ENDS

Academics’ report reveals Kafka-esque world of Palestinian Universities under Occupation

A devastating new report – Palestinian Universities under Occupation – has been put together by a delegation representing the European Platform for the Academic and Cultural Boycott of Israel (EPACBI) who visited seven Palestinian universities and academies in April 2015. The delegation consisted of eight academics from five countries.

Their Summary of Findings point to a “consistent pattern across all the universities that it visited  … of a coherent and multi-faceted policy of Israeli interference with the normal functioning of academic life.

“This interference inhibits free movement of staff and students; reduces academic effectiveness and productivity by the usurpation of staff time through mobility restrictions and imposed bureaucratic obstacles; prevents effective collaboration and sharing of intellectual resources between Palestinian universities; obstructs international visits to Palestinian universities; substantially prevents the employment of teaching staff from abroad; interrupts the supply of equipment, materials and books; and subjects staff and students to repeated humiliations and indignity.”

Read the full report here:

http://www.bricup.org.uk/2015DelegationReport.pdf

 

Manchester Jewish Action for Palestine statement on day of ‘Block the Factory’ protest

ARTICLE REPRODUCED FROM
British Jews proud to support national demonstration against Israeli armsmaker Elbit
Activism Mondoweiss Editors on July 6, 2015

Statement from ‘Manchester Jewish action for Palestine’ in support of ‘Block the Factory’, a national demonstration on July 6th at Israeli arms factory ‘Elbit’.

We looked on in horror as Israel invaded Gaza last year.51 days of carnage.We will never forget the 4 boys who were killed as they played football on the beach. Salem from Shajiyah who was shot as he searched for his friend in the rubble after an air strike.

Debate within the Jewish community was furious and heartbreaking. But as tensions rose in our own communities, we could never imagine what it was like in Gaza during those weeks.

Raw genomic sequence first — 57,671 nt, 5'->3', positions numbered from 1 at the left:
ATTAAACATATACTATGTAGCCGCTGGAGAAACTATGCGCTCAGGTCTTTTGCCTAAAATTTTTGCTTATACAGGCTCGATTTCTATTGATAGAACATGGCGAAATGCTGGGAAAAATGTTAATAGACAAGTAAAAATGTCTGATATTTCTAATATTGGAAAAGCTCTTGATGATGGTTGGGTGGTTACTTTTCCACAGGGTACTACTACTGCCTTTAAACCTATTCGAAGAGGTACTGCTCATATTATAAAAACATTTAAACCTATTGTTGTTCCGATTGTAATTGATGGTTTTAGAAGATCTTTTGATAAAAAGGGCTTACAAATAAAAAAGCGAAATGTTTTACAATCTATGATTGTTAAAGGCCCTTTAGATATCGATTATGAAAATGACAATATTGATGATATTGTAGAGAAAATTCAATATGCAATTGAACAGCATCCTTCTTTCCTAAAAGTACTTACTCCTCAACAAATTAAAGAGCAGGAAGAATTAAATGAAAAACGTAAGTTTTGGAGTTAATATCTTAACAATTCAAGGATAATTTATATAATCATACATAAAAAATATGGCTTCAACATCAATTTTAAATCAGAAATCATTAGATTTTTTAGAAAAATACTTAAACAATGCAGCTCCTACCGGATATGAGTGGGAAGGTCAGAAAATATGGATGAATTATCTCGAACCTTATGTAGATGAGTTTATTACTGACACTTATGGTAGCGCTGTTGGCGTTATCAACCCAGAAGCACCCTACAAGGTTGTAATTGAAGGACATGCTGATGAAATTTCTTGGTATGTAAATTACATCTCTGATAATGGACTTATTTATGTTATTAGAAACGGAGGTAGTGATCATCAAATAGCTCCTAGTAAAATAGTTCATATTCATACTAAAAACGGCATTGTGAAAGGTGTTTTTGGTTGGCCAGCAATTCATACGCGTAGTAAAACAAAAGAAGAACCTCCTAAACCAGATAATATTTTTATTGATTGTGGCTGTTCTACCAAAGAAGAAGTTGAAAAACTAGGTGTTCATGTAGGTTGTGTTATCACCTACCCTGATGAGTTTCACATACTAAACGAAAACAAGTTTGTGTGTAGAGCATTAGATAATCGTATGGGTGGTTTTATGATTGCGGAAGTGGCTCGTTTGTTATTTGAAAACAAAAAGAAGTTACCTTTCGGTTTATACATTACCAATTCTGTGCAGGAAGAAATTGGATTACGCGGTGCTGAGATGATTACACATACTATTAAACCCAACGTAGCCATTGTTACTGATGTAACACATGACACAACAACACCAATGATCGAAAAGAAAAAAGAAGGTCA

By the end of the 51 day assault, over 2,200 Palestinians were dead, including 490 children. 73 Israelis were killed. 20 000 Palestinian homes were destroyed. 500 000 Palestinians were displaced. Gaza is still struggling to pick up the pieces.

This week will mark the 1st anniversary of the invasion. On July 6th people from all over the UK will descend on Elbit Systems, an arms factory near Birmingham which manufactures drones. Drones which ended up in Gaza, part of the high tech weapons offensive that decimated the 360km region in which 1.8 million Palestinians live, damaging or destroying 62 hospitals and clinics (killing 23 medical workers), 45 ambulances, 250 Palestinian schools and the only civilian power plant in Gaza.

Drones are ‘Unmanned aerial vehicles’ (UAVs) – aircraft either controlled by “pilots” from the ground or, increasingly, autonomously following a pre-programmed mission. While official claims are made for the accuracy of the strikes, there have been high numbers of civilian casualties besides the intended victim. Even in the latter cases, it is a death penalty imposed without a trial. Elbit is Israel’s largest arms producer. Its portfolio includes systems for military aircraft and helicopters, drones, armed remote control boats and land vehicles.

Elbit describes its drones as “the backbone” of Israel’s drone fleet. These drones were extensively used by the Israeli military in the 2014 attack, ‘Operation Protective Edge’. As British Jews we are horrified by the continued occupation of Palestinians and the UK’s complicity. On the 1st anniversary of the assault, campaigners and groups have called for a mass public action to demonstrate against ‘Elbit’ systems.